In four years of covering him, I’m pretty sure I never saw Stacen Doucette laugh.

I never saw a grin. I probably saw a smile now and again, but it certainly wasn’t in response to anything I said.

From a media perspective, if you didn’t know Doucette, the Oak Hill football coach who died unexpectedly Monday morning, you thought he was gruff. If you did, you knew he was just reserved.

Doucette didn’t put his focus into holding court and waxing poetic after the game. He put it into preparing his players beforehand, and then guiding them during it. And when it came to those two jobs, few did it better.

Doucette’s resume at Oak Hill — three Class D state titles, all in a row from 2013-15, and eight playoff berths in eight seasons — speaks for itself, but what perhaps spoke even louder was the reaction across social media once the news broke Monday morning. Coaches and others in the sport across the state chimed in about Doucette’s love for the game, his dedication to the Oak Hill program, and his ability to teach the sport and grow his players. Everyone had an anecdote, a story to tell, or something warm to say.

Which, in a way, was ironic. Because Doucette was never one to say too much.


In some ways, Doucette was central Maine’s Bill Belichick. Time after time, reporters would talk to him after a big game, looking for the anchor quote, and come away with little more than a few cliches and generalizations to put into our stories. If the Raiders won by 40, they “did some things well.” If they lost by 40, they “needed to get better at some things.” If they were inexperienced, a sophomore-heavy team getting handled by a team of seniors, they were “working hard, and improving.”

It was always about the team. One time I covered a 36-12 Oak Hill victory over Yarmouth, during which Cruz Poirier ran for 183 yards and two touchdowns. I asked Doucette what he thought about his star running back’s game — or, rather, I tried to. I didn’t finish the question when Doucette answered.

“We don’t say Cruz ran for 183 yards,” he said. “We say we ran for 183 yards.”

In another game, also a win over Yarmouth, Oak Hill went ahead for good on a 27-yard touchdown run by Gavin Rawstron. I tried again to get Doucette to talk about the player scoring the touchdown, and again, no dice.

“The best part of that is that there were wide receivers blocking downfield,” he said. “It’s not one person, it’s 100 percent everybody. You had 11 people working on that play.”

Doucette was eager to praise his players — you just had to know when it was coming. After a game in which receiver Darryn Bailey snagged a touchdown pass and made a couple of pretty sideline catches, I asked Doucette about him and got the normal stuff: “It wasn’t just Darryn, the whole offense played well. I think a bunch of our players played well out there.”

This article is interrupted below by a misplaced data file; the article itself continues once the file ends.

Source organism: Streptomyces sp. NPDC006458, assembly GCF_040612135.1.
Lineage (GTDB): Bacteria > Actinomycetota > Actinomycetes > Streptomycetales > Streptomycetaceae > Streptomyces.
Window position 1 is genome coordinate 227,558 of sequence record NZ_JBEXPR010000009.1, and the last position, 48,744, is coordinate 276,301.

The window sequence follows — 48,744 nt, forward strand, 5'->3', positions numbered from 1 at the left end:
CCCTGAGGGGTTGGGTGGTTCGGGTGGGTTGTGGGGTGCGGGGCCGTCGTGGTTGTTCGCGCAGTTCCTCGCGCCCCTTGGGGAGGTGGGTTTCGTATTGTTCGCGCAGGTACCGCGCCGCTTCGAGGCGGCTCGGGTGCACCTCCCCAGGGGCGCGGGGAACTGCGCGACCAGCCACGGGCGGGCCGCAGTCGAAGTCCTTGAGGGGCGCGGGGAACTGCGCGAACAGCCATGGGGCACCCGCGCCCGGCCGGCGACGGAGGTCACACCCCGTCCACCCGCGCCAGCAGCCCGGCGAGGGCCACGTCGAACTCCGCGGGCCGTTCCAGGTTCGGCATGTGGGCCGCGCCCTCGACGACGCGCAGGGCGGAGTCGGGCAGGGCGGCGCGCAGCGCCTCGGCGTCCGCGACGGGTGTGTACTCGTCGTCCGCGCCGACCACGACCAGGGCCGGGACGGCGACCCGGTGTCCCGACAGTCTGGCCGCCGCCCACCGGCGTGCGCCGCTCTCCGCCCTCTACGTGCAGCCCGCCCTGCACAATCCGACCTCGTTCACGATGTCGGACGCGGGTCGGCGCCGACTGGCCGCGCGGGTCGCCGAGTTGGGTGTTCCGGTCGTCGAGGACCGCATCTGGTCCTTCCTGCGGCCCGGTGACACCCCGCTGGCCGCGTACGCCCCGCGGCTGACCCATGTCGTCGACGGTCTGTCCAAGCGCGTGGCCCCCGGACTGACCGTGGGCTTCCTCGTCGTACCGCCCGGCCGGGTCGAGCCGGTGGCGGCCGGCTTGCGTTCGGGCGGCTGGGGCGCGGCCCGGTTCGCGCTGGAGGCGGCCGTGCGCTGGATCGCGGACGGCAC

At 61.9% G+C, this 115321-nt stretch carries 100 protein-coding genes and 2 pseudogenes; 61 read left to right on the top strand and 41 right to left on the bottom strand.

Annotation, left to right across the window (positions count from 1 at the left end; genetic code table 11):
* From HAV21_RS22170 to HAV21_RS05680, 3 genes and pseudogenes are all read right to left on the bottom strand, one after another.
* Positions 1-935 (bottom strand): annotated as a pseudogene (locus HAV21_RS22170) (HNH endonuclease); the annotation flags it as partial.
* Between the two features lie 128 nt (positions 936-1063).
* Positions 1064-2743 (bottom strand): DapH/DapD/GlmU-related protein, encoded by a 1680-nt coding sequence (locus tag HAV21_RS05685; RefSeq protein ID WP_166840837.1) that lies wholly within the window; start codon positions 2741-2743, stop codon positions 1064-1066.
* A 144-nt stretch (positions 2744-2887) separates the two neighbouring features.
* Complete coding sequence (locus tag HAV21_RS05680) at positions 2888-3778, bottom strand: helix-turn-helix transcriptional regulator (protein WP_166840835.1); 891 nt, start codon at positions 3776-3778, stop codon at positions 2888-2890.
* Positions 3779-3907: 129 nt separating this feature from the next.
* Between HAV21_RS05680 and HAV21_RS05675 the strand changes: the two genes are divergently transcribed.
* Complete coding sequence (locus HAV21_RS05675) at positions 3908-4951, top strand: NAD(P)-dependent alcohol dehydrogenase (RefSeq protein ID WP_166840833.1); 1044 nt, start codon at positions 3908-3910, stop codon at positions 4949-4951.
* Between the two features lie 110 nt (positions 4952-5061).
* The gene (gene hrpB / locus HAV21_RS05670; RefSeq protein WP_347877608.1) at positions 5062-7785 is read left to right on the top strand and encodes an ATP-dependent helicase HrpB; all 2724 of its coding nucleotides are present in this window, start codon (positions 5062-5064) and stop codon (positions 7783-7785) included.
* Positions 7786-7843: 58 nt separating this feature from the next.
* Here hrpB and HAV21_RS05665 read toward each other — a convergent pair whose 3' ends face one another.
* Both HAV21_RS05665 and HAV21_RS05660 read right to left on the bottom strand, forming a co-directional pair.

Sensing I wasn’t going to get any further, I put the recorder away. Doucette asked how many receiving yards Bailey had, and I told him.

“OK,” Doucette said. “It’d be nice to see him get some credit, I think he’s one of the best receivers in the state.”

He was done talking before I could get the recorder back on.

The players who inspired Doucette to open up were not the ones with the best stat lines, but the ones who never took a play off in practice, or the ones who committed themselves in the film and weight rooms. He loved a player like Ethan Richard, who was undersized at linebacker but of whom Doucette would speak glowingly about his intelligence and leadership. Or someone like Kyle Stilkey, the team’s linchpin on the offensive line. Or Rawstron, the team’s quarterback and safety who works just as hard on his defensive game as his offensive one.

Doucette loved those kinds of players because he knew what made winning teams. Under Doucette, the Raiders didn’t always start off hot. But they always, unfailingly, got better. Take the 2018 season: Oak Hill started 2-3, struggling to find consistency on both offense and defense. The Raiders didn’t have much going for them. On more than one occasion, I summed them up as being another so-so Class D team.

By November, that same team was in the D South final, fresh off of upset wins over Lisbon and Madison, both of whom beat Oak Hill during the regular season. All that was standing between the Raiders and the state final was Wells, the invincible two-time defending state champions.


“We’ll try to slay the giant,” Doucette said days before the game.

You got the sense that if his players could have put down money on themselves, they would have.

Of course, Doucette didn’t just lead underdogs and Cinderella stories. His Raiders in 2016 held the longest winning streak in the state at 24 games following the three straight titles, and his 2015 and ’14 teams were some of the best the area has seen in recent years.

Whether his rosters were deep and talented or thin and bare, though, there was always a constant. Doucette was going to get the most out of them. That was the case again this year, as Oak Hill went from having an anemic offense to being in the mix for a first-round bye.

As his team closed in on the playoffs, Doucette struck his familiar tone.

“It’s a week-to-week thing,” he said. “We’re young, as far as starters, and just getting better.”

Well said.

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